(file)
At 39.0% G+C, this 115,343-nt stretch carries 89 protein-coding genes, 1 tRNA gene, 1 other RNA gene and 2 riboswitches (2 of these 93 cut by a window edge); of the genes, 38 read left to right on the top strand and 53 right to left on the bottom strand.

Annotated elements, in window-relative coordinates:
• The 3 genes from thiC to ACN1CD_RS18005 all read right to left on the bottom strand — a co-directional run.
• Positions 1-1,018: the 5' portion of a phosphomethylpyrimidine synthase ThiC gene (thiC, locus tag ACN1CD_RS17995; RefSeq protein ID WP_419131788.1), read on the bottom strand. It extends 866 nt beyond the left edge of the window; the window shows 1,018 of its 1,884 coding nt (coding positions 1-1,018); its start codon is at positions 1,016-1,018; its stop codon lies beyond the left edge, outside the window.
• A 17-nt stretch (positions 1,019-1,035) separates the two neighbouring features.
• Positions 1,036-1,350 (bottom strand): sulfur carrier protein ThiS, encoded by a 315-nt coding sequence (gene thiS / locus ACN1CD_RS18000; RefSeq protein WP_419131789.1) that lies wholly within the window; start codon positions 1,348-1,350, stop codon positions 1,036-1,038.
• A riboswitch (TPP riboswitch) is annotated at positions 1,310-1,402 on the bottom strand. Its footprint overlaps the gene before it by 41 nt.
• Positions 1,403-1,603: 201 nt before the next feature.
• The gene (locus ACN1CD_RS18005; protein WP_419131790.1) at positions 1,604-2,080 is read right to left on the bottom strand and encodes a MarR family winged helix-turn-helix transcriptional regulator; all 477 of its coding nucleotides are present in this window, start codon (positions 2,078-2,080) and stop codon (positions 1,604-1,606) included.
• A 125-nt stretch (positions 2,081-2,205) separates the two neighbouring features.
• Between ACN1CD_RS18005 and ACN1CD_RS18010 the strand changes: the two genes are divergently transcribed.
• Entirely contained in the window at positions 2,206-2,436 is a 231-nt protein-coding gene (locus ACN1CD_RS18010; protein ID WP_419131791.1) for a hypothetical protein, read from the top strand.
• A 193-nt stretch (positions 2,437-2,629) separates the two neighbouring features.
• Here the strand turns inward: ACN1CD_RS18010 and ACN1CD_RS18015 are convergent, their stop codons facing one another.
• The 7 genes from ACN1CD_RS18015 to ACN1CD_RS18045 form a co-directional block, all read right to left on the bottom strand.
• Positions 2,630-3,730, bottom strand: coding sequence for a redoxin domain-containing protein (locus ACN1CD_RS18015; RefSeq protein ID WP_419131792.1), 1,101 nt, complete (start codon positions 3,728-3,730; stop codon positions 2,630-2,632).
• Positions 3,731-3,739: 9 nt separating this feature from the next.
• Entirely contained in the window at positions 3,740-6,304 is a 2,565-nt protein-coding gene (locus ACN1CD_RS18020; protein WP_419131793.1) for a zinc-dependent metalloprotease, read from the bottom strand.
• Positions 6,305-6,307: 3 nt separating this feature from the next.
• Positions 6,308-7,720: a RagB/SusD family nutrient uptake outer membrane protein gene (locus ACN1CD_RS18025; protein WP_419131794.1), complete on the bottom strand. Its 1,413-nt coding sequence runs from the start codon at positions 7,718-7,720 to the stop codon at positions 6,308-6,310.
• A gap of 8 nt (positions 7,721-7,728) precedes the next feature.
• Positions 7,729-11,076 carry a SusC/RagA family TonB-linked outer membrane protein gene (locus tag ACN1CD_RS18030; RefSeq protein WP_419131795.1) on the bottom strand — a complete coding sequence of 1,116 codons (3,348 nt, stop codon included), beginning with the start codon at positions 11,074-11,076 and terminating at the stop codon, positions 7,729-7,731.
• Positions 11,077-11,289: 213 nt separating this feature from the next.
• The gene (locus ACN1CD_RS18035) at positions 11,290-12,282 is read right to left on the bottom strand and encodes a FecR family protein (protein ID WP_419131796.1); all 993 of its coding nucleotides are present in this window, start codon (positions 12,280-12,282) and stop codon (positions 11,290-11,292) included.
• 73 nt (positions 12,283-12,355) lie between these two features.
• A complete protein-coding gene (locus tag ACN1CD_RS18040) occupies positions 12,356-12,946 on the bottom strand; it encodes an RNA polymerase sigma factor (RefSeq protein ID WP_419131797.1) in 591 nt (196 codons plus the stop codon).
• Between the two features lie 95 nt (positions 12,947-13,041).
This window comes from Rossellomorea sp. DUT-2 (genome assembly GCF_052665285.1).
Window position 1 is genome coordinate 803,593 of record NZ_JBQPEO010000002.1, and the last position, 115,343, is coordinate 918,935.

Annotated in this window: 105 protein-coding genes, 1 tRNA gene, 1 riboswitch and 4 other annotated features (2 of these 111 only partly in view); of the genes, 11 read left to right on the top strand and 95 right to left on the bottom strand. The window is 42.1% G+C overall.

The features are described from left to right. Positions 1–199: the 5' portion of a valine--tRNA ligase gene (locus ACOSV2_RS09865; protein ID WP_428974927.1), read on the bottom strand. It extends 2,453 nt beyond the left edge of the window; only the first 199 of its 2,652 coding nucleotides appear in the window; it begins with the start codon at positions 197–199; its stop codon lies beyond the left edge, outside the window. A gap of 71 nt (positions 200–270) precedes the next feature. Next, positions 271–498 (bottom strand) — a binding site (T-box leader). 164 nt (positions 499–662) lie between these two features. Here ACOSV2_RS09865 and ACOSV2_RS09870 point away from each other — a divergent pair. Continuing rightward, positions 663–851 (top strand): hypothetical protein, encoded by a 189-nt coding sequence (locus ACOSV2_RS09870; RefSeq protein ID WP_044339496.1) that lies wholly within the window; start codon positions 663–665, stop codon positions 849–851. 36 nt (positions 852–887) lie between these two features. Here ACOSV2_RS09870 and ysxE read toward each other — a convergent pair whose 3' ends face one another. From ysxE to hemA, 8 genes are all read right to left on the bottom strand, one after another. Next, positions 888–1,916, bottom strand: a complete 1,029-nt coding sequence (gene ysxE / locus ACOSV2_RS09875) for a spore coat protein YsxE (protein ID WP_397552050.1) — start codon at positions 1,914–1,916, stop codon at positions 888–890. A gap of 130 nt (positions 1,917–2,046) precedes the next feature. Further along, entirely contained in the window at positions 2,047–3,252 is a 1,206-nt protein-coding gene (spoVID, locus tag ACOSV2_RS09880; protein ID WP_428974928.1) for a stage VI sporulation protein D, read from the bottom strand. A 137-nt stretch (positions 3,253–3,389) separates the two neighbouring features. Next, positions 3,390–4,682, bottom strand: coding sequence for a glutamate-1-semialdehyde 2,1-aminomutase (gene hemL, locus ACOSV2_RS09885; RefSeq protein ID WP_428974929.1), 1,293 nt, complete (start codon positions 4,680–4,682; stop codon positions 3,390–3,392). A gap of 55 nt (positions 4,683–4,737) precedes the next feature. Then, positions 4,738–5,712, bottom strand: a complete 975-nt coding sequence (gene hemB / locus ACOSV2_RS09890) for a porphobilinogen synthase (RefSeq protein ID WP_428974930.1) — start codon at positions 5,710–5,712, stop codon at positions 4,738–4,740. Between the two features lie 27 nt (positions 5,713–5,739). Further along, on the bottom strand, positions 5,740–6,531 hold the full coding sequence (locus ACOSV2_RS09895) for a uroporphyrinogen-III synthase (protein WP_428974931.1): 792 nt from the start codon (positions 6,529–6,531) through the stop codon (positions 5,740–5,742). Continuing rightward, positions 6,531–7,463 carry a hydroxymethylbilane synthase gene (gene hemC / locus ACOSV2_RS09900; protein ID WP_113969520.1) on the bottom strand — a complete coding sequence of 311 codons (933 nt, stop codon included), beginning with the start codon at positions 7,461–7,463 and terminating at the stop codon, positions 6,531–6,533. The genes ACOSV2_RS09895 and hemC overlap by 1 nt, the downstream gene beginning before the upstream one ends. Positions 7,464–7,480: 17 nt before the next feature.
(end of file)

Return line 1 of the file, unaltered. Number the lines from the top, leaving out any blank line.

At 39.0% G+C, this 115,343-nt stretch carries 89 protein-coding genes, 1 tRNA gene, 1 other RNA gene and 2 riboswitches (2 of these 93 cut by a window edge); of the genes, 38 read left to right on the top strand and 53 right to left on the bottom strand.